Human Intelligence

Is the brain really gray?
Answered by Cristen Conger, Michael Graham Richard and 1 other
  • Cristen Conger

    Cristen Conger

  • Michael Graham Richard

    Michael Graham Richard

  • Discovery Channel

    Discovery Channel

  1. Cristen Conger Blogger, Stuff Mom Never Told You
    Our circulatory system is swimming with red blood cells and white blood cells, conveniently color-coded nicknames for erythrocytes and leukocytes, respectively. Similarly, our central nervous system splits into gray matter and white matter, delineating between neuron cell bodies and nerve fibers that serve as the body’s information superhighway. And like those handy blood cell handles, referring to gray and white brain regions rolls off the tongue much easier than their proper monikers “substantia grisea” and “substantia alba.”

    To understand how gray matter and white matter are situated in the brain, you can think of the gray matter as a type of protective neurological helmet that sits atop the axon-rich white matter. When you see a human brain, you’re looking at the gray matter that makes up the cerebral cortex. The brain’s telltale topography of curves and crevices – or sulci and gyri in science speak – wiggle their way throughout the gray matter that’s responsible for a host of vital roles including muscle coordination, sensory perceptions, memory and speech. Without the gray matter, we’d be goners in many ways, and not just in terms of basic body functions. In fact, researchers have linked gray matter deficiency to psychological disorders of bipolar disease and schizophrenia as well.

    For something that illuminates and sharpens our daily lives so much, calling this critical brain region “gray” seems somewhat ironic. Could the name instead come from its coloring? After all, the creamy hue of myelin sheaths encasing those precious axons put the “white” in white matter. And iron-fortified hemoglobin makes those red blood cells blush scarlet. Gray matter is in fact ashen, but that doesn’t mean the entire brain is gray. The living brain inside your head -- as opposed to one sitting in a lab -- is highlighted with red, white and even black, from basal ganglia. Just like it’s easier to identify substantia alba simply as white matter, describing the brain as gray is another example of neurological shorthand.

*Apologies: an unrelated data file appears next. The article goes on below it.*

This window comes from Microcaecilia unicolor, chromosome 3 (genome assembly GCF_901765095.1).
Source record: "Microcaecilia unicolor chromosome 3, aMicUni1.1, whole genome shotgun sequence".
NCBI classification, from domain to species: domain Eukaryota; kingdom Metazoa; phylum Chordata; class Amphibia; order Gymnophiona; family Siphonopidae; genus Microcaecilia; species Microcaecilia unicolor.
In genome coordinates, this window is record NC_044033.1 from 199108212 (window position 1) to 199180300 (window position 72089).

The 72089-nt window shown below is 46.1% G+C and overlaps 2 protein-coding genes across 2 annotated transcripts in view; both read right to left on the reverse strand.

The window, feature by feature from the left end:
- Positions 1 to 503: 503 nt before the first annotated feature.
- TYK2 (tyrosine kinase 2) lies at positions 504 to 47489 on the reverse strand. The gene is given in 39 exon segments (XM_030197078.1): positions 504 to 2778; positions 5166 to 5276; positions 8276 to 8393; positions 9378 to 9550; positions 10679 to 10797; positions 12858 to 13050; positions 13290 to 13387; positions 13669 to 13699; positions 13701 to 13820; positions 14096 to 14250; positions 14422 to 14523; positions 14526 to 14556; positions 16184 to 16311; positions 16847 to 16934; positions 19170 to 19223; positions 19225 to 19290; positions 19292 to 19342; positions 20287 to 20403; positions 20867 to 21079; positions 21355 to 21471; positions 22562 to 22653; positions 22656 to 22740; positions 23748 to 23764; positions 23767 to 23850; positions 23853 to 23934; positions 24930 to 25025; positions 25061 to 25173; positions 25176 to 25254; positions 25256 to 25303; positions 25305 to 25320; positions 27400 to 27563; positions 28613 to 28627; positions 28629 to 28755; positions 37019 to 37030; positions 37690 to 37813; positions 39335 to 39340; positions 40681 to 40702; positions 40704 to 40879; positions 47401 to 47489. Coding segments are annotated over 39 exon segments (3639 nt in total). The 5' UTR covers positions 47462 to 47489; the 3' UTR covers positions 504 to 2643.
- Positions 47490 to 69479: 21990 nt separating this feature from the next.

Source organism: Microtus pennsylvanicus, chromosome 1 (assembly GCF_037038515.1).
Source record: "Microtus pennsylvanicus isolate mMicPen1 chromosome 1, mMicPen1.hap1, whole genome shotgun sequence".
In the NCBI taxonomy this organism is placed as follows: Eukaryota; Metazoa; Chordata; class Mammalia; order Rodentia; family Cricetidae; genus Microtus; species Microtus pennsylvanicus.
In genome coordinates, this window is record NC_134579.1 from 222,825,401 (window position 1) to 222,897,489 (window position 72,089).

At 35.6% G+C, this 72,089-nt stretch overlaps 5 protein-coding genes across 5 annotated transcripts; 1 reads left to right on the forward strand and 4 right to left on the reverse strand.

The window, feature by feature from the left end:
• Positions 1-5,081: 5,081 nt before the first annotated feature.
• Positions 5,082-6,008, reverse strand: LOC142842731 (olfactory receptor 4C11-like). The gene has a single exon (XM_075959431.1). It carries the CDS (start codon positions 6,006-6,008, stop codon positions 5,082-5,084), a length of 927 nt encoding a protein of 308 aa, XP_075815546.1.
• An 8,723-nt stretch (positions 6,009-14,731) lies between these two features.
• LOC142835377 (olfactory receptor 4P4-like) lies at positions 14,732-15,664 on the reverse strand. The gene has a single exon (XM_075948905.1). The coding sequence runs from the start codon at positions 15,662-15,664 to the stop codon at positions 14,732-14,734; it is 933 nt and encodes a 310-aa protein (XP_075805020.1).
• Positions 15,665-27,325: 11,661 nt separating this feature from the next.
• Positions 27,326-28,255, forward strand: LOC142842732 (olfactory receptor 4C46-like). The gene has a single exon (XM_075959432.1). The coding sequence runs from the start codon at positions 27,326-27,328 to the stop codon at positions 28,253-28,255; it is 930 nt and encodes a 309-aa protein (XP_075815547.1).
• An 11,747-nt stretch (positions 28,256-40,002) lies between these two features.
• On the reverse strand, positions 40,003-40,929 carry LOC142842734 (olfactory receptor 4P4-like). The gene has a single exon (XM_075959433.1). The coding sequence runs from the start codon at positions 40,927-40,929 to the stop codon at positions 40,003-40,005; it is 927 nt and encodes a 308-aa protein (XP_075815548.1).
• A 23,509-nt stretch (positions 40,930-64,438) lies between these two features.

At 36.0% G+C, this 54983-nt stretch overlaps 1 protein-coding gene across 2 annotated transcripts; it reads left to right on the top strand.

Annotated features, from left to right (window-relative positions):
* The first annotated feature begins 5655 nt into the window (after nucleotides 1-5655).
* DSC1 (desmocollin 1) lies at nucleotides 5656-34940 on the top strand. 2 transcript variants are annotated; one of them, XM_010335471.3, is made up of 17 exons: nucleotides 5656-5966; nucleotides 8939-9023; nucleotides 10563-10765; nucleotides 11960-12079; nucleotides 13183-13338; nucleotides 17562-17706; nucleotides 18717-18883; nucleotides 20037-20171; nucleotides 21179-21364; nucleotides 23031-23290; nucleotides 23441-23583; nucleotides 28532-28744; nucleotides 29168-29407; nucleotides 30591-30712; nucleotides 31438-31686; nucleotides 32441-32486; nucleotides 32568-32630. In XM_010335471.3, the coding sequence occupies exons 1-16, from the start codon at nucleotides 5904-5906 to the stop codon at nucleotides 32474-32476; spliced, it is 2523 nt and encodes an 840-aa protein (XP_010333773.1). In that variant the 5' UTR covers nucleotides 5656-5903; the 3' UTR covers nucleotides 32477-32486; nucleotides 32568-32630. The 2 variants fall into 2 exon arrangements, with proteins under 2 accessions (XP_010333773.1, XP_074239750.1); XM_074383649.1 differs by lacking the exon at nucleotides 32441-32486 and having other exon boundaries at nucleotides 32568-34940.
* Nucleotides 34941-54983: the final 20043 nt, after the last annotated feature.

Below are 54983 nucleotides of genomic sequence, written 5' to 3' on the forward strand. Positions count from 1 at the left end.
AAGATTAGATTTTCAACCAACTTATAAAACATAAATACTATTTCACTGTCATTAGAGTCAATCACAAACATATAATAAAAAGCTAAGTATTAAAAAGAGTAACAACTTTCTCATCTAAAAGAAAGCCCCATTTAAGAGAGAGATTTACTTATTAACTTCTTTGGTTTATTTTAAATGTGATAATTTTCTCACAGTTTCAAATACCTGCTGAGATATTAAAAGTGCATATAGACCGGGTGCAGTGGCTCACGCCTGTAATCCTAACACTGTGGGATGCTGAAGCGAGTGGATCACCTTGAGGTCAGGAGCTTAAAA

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  2. Michael Graham Richard Writer, TreeHugger
    Most people would assume that the human brain is gray because we often hear references to "gray matter" being the important component of the brain. But in reality, a live human brain is pinkish-beige and has the consistency of soft tofu, according to Dr. Katrina Firlik, a Brain surgeon who wrote about her experiences dealing with this very special organ.

    The pinkish hue is explained by blood, the transport system for nutrients and oxygen. But why isn’t the brain pinkish-gray? That’s because while "gray matter" (which contains neural cell bodies, also called the soma) is in fact gray, most of the volume of the brain is filled with connective "white matter" (axons covered by a white myelin sheath to electrically insulate them). What makes the human brain so powerful is the number of connections between our neurons, which is why it's not surprising to find that so much of our brains are filled up with “wiring” (axons) and not with the actual “CPUs” (neuron cell bodies).

    doctor looking through magnifying glass
    (John Foxx/Getty Images)

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  3. Believe it or not, the brain is mostly gray, even when its owner is alive. That's why we call it gray matter. A preserved brain is always colorless due to the fact that it is floating in a fixative like formaldehyde. However, a living brain does have areas that are red, black or white. The white area is made up of nerve fibers that connect the gray matter. Neuromelanin, a form of black pigment found in the brain, gives a black color to substantia nigra, a substance that is part of the basal ganglia. The red color comes, as you might have guessed, from the numerous blood vessels in the brain.

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